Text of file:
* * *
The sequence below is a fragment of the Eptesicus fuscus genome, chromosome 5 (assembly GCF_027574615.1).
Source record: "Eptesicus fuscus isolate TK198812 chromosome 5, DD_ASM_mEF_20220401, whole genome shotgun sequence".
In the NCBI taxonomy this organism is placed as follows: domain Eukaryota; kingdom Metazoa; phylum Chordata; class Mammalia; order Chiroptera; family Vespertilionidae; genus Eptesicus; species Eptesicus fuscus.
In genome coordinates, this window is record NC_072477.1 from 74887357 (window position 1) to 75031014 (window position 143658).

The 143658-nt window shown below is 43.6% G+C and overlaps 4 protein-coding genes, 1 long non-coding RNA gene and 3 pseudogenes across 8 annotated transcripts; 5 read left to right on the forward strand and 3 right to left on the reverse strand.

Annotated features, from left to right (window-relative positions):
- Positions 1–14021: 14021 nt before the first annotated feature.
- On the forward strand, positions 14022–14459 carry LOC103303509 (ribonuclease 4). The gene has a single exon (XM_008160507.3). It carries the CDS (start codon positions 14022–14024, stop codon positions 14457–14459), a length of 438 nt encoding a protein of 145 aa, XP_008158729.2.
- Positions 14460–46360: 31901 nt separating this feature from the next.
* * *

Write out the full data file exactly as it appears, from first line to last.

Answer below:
The sequence below is a fragment of the Eptesicus fuscus genome, chromosome 5 (assembly GCF_027574615.1).
Source record: "Eptesicus fuscus isolate TK198812 chromosome 5, DD_ASM_mEF_20220401, whole genome shotgun sequence".
In the NCBI taxonomy this organism is placed as follows: domain Eukaryota; kingdom Metazoa; phylum Chordata; class Mammalia; order Chiroptera; family Vespertilionidae; genus Eptesicus; species Eptesicus fuscus.
In genome coordinates, this window is record NC_072477.1 from 74887357 (window position 1) to 75031014 (window position 143658).

The 143658-nt window shown below is 43.6% G+C and overlaps 4 protein-coding genes, 1 long non-coding RNA gene and 3 pseudogenes across 8 annotated transcripts; 5 read left to right on the forward strand and 3 right to left on the reverse strand.

Annotated features, from left to right (window-relative positions):
- Positions 1–14021: 14021 nt before the first annotated feature.
- On the forward strand, positions 14022–14459 carry LOC103303509 (ribonuclease 4). The gene has a single exon (XM_008160507.3). It carries the CDS (start codon positions 14022–14024, stop codon positions 14457–14459), a length of 438 nt encoding a protein of 145 aa, XP_008158729.2.
- Positions 14460–46360: 31901 nt separating this feature from the next.